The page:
Uganda discovered commercially viable oil deposits in 2006 [1
]. Studies have revealed both positive and negative expectations from the discovery of oil in the Albertine Graben region [4
]. Many people are expecting that oil production will contribute to increased employment opportunities, higher incomes, improved roads, and improved access to public services [3
]. However, the discovery of oil has also come with negative consequences for local people, including rent seeking, social conflict, and a local resource curse, which is similar to the experiences of other oil-producing countries [3
]. Many scholars have identified that oil tends to be associated with resource curse issues, including corruption, instability, and economic underperformance [13
The government of Uganda is in the process of commercializing its oil and gas resources. From its discovery in 2006, Uganda’s oil and gas sector has been transitioning from exploration and appraisal to the development phase in preparation for full production [25
]. Oil production licences were issued to the joint venture partners, Total E&P Uganda, and Tullow Uganda Operations Pty Ltd in 2017, with CNOOC being awarded its licence in 2014. Their licences will run for 25 years, with the possibility of renewal. Two new oil companies, Oranto Petroleum from Nigeria and Armour Energy from Australia, have also been given exploration licences. Two laws were enacted to update the legal framework: the Petroleum (Exploration, Development and Production) Act 2013; and the Petroleum (Refining, Conversion, Transmission, and Midstream Storage) Act 2013. Due to inadequate capacity at all levels, developments in the oil and gas sector are proceeding with only the limited involvement of communities, community organizations, or local government. Tumusiime et al. [26
] (p.3) suggested that “Uganda’s oil and gas sector has been shrouded in secrecy, with minimal engagement of the local and cultural institutions and that information pertaining to the sector is not always readily available, exacerbating feelings of marginalization. Such feelings engender desperation and build favorable grounds for conflict and confrontations between communities, state agencies, and private companies involved in oil and gas activities.”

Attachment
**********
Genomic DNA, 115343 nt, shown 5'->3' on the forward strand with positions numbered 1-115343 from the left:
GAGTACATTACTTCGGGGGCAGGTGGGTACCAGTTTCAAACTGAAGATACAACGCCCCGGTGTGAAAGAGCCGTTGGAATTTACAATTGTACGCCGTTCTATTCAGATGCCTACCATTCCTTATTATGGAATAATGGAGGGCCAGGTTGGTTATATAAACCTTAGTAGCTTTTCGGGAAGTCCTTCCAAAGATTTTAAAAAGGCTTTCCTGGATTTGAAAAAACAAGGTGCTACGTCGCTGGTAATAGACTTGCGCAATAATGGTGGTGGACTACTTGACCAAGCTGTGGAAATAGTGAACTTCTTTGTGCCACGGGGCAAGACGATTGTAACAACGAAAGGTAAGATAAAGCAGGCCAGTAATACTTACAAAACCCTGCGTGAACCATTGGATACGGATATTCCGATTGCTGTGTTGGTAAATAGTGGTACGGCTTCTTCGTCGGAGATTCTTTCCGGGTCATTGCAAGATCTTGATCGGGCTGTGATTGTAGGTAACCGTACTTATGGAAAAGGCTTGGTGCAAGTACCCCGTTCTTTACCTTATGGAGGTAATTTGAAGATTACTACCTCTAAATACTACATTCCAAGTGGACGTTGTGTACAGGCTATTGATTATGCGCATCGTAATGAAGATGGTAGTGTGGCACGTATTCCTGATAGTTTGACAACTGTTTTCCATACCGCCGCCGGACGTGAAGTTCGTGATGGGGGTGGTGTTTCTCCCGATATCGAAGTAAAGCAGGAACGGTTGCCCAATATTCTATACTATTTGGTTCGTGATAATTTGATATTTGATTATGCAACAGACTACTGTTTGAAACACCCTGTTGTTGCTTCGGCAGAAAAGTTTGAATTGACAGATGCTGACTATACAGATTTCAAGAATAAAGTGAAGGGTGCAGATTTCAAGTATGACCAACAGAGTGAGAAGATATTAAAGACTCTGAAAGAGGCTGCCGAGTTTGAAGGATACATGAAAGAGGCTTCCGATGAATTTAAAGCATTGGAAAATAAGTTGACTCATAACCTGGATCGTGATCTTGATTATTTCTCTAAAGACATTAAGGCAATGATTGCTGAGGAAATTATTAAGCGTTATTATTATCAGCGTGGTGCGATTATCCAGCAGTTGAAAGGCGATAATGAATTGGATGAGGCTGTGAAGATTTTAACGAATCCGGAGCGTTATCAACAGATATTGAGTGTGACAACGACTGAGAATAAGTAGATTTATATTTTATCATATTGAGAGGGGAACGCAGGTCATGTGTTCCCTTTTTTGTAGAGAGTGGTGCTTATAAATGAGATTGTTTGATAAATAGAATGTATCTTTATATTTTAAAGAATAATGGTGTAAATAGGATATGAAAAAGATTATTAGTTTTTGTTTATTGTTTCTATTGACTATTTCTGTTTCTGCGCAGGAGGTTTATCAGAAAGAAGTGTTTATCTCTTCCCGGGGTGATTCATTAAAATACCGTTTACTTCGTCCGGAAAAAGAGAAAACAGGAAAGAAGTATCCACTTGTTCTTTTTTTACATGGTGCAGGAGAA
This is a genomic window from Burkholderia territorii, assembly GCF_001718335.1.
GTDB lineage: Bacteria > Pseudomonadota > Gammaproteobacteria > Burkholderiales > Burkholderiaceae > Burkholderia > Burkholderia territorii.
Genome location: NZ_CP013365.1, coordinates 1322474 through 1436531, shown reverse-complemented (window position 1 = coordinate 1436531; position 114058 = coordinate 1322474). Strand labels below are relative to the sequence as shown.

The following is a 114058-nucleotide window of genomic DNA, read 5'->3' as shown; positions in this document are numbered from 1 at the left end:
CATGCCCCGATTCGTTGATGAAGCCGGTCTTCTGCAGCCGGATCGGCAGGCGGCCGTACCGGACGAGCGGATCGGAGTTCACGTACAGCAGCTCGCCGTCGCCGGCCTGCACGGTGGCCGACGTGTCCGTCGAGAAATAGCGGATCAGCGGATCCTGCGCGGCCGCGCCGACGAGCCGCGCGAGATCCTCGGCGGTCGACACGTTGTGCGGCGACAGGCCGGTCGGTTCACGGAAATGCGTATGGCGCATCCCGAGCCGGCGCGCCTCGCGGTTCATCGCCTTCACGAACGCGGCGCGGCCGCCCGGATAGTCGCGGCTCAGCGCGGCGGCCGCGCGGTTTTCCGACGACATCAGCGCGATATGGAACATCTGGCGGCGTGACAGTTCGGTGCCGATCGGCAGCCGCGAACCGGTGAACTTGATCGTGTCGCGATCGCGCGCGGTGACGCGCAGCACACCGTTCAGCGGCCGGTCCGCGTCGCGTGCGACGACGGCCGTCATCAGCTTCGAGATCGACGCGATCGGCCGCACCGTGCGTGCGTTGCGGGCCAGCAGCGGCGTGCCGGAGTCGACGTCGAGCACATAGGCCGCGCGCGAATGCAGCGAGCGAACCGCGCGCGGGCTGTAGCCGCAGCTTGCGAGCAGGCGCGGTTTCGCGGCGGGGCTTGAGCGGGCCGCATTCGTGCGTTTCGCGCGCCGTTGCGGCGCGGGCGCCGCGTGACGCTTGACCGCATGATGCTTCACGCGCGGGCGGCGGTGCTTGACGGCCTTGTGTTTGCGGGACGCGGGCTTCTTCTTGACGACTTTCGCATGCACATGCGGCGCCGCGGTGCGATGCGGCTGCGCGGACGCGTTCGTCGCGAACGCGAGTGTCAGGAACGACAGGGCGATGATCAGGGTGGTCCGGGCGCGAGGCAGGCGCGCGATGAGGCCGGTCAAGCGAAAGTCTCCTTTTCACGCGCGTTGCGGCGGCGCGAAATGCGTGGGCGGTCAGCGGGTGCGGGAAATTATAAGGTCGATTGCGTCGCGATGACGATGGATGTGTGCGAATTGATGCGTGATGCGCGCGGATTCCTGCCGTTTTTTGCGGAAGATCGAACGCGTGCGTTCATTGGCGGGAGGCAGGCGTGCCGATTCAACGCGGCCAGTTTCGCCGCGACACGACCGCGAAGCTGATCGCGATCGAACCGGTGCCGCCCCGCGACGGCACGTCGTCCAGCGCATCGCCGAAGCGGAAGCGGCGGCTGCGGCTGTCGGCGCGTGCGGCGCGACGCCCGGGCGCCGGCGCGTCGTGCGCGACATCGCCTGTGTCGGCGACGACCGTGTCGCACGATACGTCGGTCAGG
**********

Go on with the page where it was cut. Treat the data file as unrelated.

Between 2000–2008, sub-Saharan Africa’s natural resource rents increased sixfold [28
]. However, Barma et al. [28
] (p. 23) noted that new resource-dependent countries “tend to suffer from poor governance and weak institutional capacity, which exposes them in turn to a heightened vulnerability to the resource curse”. They observed that, while countries such as Botswana and Chile have been fortunate to benefit from their resources, others such as the Democratic Republic of Congo or Nigeria have not, and have “suffered from decades of poor governance, conflict, and impoverishment, and appear to be on the downward spiral that typifies the conventional understanding of the resource curse” (p. 25). They suggested that “competition over rents, no matter from where they derive, is a central fact of any political economic system. In resource-dependent developing countries, the magnitude of rents can be enormous, making the extractive industries sector itself a key locus of political contestation” (p. 77).
Chakraborty and Dabla-Norris [29
] argued that in many developing and transition countries, the relatively wealthy often practice rent-seeking activities rather than engage in productive entrepreneurial activities or other actions that contribute to development. Rent seeking refers to the largely unproductive, exploitative activities that bring personal benefits to individuals but negative outcomes for society, and can take many forms, including: bribery, corruption, smuggling, and black market sales [30
]. Scholars [21